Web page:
I love researching canine conditions and formulating remedies as much as the next herbalist, but I have found that in so many cases, we start with the foundation of diet, and the condition resolves. Recurring ear infections? Hot spots? Loose stool? Urinary tract infections? The root cause is usually a diet not appropriate for that dog. I have seen so many dogs whose humans don’t even know that the dog is not in a state of vital health. “Oh, that scratching? She’s always done that.” “The recurring ear infections? Isn’t that common with dogs?” “All that gas? The vet said it’s normal for a dog his age.” “The red toes? Yeah, she always bites them. Why, is that not good?” “Don’t all dogs get fleas?”
Well, no, actually- it’s not a sign of optimal health. Let’s take a closer look at diet. Of course, your veterinarian should always be apprised of your dog’s condition and I’m not suggesting that you self-diagnose and/or self-treat medical conditions, but some of the most common reasons for taking a dog to the vet are actually diet-related and easily resolved if you know what you’re looking at.
Sure, you can get antibiotics for icky ears or steroids for itchy skin, but drugs prescribed to correct a symptom will often suppress the symptom by driving the imbalance deeper into the body to manifest later in a different or more advanced condition. Say your dog has recurring urinary tract infections. Yes, antibiotics will take care of it… each time. An overly-medicated or overly-vaccinated dog will often have a weakened immune system, thus continuing the cycle. Why is your dog having recurring urinary tract infections, in the first place? Wouldn’t you rather get to the underlying cause so that the condition can be resolved once and for all, and your dog can be back in a state of balanced health?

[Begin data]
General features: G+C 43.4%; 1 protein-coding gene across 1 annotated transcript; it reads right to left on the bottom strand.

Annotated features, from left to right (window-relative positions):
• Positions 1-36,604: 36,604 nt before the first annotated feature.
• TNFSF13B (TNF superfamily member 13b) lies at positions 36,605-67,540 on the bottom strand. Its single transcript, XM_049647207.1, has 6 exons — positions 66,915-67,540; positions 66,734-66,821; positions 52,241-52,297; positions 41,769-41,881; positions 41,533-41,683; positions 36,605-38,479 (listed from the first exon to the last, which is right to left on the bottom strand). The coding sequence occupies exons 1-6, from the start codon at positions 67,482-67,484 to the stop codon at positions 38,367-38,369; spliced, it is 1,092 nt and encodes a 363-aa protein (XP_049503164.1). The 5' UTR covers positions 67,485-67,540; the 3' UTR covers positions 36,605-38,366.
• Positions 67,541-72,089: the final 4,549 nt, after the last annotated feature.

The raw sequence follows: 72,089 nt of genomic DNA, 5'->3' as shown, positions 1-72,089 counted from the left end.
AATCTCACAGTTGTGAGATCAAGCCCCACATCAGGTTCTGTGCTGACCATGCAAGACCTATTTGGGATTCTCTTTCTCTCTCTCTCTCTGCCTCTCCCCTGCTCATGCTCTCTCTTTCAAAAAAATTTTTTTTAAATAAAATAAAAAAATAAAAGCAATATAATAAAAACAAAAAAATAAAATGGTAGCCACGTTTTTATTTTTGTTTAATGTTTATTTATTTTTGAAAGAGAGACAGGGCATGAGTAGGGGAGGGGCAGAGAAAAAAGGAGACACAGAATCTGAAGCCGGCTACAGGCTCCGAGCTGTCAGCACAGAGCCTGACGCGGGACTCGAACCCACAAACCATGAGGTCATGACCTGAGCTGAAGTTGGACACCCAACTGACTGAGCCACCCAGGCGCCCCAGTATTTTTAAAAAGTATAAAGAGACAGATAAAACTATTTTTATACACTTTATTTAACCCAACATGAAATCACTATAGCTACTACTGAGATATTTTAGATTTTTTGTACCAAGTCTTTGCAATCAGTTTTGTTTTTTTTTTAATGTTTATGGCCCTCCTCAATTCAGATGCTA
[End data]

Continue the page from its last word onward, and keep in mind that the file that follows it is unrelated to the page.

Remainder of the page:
Food sensitivity is one issue that we’re seeing a lot more of, these days. There are different theories on the reasons for this, but it does seem that the best practice to avoid it is to rotate foods. Part of the nutritional requirements for dogs is an array of amino acid profiles – those found in animal meats. Although dogs have been domesticated for thousands of years, their nutritional needs in this regard have remained the same as any wild canid who preys upon different animals. So, by rotating meats, you are providing that wider nutritional profile, thus perhaps reducing your dog’s likelihood of developing a food sensitivity.
But why stop at meats? Rotate grains, vegetables, fruits, and herbs! If you feed a good quality dry food, rotate formulas and even brands on a regular basis. Different companies have different recipes and ingredients, so offering that diversity is your dog’s immune system’s best aid. Depending on your dog’s constitution and tolerance, add meats and vegetables and fruits in season. If you feed raw, start rotating ingredients (if you don’t already).
And, of course, add herbs. I can’t believe it’s taken me this long to even get to herbs! (I do ramble when it comes to food.) Keep a rotating supply in the pantry or cabinet, and add according to the season or your dog’s condition(s). Make an infusion the same way that you would make it for yourself, using less for smaller dogs. Once cooled, dump all contents (herbs and all) into the bowl of food. Another method I use is to throw the vegetables, roots, and herbs all together in a pot and simmer for a bit. With a big enough pot, I then have plenty for the next few days.
So, which herbs? Which vegetables? Which roots? Which fruits? One system that I like is the Chinese 5-Element System because it correlates the seasons with food and organ systems. So, if we start in the Spring, we’re looking at the Liver/Gall Bladder, and the foods and herbs that support that organ system, such as chicken, rabbit, eggs, millet, brown rice, quinoa, amaranth, beets, radishes, asparagus, kale, collard greens, leeks, carrots, peaches, plums, raspberries, Barberry, Burdock, Dandelion root, Greater Celandine, Horseradish, Milk Thistle, Sassafras, Scullcap, Yellow Dock. Moving into Summer, we’re going to rotate into the foods and herbs appropriate for that season/system/element, and so forth. All organ systems rely on the others and so, through the seasons, we’re supporting and cleansing each organ systems as we go through the body in order to keep the whole functioning well. Talk about preventive care!
Throw in a good dose of happy exercise and a little positive training or working, and your dog will flourish! Isn’t that what we’re after?